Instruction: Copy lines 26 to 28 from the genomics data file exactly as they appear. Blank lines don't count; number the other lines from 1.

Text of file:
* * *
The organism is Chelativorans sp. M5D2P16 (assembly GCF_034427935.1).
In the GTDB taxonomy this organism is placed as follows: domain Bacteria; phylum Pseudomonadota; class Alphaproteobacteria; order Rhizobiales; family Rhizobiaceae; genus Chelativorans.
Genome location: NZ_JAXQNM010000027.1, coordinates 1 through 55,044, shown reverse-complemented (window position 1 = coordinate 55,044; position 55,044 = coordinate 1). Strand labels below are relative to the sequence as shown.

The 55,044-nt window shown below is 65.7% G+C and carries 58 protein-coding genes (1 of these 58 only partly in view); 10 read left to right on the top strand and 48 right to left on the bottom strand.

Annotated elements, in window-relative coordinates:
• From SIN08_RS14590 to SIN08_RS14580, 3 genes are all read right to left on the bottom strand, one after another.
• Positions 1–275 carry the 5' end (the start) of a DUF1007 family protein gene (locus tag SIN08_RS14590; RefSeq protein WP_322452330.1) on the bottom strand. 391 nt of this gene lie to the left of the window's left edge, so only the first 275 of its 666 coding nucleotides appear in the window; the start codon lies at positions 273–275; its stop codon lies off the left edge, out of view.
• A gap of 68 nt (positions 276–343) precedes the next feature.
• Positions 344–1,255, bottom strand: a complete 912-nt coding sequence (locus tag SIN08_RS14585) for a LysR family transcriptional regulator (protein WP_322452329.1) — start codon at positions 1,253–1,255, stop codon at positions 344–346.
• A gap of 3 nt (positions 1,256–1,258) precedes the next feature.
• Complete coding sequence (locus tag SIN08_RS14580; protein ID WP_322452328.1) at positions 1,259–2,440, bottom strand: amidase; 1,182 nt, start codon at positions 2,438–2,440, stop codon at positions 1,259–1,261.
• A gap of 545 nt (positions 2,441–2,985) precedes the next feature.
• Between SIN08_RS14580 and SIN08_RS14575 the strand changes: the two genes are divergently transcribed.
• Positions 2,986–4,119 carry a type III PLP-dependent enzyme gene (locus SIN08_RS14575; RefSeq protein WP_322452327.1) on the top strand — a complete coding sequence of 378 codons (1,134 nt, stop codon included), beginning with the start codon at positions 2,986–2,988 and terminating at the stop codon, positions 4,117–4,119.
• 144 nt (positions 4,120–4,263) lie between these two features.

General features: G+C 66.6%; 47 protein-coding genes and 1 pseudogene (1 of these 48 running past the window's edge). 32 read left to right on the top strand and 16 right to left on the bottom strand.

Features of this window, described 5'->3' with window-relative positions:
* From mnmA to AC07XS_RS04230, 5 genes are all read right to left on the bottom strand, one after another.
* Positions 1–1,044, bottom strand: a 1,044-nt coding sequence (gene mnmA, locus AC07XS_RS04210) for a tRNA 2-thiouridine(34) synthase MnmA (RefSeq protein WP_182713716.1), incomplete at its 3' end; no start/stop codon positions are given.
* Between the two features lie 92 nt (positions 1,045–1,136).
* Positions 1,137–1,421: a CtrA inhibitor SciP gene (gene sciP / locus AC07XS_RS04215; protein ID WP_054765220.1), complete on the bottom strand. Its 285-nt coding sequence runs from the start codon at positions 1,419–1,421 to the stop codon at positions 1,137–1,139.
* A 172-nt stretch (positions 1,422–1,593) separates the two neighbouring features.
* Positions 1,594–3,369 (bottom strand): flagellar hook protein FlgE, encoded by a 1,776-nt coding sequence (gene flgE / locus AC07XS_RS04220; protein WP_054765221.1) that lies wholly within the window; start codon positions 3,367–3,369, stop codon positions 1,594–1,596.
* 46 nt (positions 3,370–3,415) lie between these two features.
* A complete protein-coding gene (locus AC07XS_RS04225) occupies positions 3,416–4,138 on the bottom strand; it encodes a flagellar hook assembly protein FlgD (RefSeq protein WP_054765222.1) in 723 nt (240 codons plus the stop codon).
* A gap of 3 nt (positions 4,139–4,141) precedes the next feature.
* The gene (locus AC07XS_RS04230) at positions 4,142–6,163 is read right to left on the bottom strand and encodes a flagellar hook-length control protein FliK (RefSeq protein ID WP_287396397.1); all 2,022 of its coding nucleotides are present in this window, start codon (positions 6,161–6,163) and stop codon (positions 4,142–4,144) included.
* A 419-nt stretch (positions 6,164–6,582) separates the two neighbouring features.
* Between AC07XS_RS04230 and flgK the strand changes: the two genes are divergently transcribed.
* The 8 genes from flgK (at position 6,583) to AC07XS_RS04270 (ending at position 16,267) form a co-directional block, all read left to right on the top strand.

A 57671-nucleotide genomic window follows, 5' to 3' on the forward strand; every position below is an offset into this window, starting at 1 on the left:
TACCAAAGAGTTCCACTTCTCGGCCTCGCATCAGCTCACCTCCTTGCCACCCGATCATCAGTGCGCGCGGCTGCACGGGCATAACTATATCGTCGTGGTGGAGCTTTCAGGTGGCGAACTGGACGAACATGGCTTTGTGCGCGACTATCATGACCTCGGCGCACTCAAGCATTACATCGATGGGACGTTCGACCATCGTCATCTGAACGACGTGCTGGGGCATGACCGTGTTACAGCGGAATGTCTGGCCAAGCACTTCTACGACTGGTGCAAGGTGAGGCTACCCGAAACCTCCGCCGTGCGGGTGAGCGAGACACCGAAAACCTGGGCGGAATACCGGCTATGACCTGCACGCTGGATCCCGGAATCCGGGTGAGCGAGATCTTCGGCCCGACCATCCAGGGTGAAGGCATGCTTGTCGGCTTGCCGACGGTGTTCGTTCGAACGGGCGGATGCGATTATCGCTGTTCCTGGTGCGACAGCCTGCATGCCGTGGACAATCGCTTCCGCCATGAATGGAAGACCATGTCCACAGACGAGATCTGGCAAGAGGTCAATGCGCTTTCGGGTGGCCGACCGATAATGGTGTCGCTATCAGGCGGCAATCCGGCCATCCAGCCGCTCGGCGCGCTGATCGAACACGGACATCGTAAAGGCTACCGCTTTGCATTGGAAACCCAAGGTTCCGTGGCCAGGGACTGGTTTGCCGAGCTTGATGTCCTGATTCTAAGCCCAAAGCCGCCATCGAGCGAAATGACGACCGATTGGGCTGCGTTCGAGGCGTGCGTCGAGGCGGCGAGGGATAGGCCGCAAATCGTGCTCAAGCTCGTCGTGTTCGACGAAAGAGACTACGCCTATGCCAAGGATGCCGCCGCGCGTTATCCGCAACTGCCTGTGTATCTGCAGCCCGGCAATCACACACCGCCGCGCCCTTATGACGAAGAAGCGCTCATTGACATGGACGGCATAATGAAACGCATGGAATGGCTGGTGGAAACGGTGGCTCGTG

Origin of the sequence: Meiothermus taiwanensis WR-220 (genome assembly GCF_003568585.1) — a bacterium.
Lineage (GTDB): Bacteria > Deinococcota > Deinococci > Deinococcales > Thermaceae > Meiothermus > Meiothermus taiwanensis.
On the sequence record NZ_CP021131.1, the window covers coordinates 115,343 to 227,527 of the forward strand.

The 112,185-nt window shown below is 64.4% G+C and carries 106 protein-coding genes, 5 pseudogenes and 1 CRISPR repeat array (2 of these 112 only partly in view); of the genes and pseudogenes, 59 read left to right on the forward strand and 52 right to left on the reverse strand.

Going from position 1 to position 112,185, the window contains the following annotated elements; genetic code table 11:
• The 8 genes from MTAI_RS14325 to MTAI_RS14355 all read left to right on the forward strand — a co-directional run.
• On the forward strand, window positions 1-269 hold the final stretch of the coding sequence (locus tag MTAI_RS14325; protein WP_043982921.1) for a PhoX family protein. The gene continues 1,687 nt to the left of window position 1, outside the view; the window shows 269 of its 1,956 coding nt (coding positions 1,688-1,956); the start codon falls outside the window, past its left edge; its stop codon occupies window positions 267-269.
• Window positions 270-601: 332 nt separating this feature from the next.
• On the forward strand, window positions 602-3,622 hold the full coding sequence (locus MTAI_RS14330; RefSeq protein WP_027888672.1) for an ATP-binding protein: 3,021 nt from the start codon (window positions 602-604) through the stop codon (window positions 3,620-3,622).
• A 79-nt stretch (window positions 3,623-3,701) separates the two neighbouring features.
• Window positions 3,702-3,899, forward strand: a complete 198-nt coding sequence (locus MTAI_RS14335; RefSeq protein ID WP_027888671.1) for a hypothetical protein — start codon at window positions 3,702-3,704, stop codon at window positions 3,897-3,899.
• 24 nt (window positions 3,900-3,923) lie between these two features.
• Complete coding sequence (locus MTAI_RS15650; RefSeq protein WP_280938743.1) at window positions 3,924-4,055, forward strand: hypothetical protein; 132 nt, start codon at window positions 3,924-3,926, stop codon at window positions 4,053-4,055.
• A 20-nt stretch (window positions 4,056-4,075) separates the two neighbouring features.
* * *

* A gap of 3 nt (positions 4,139–4,141) precedes the next feature.
* The gene (locus AC07XS_RS04230) at positions 4,142–6,163 is read right to left on the bottom strand and encodes a flagellar hook-length control protein FliK (RefSeq protein ID WP_287396397.1); all 2,022 of its coding nucleotides are present in this window, start codon (positions 6,161–6,163) and stop codon (positions 4,142–4,144) included.
* A 419-nt stretch (positions 6,164–6,582) separates the two neighbouring features.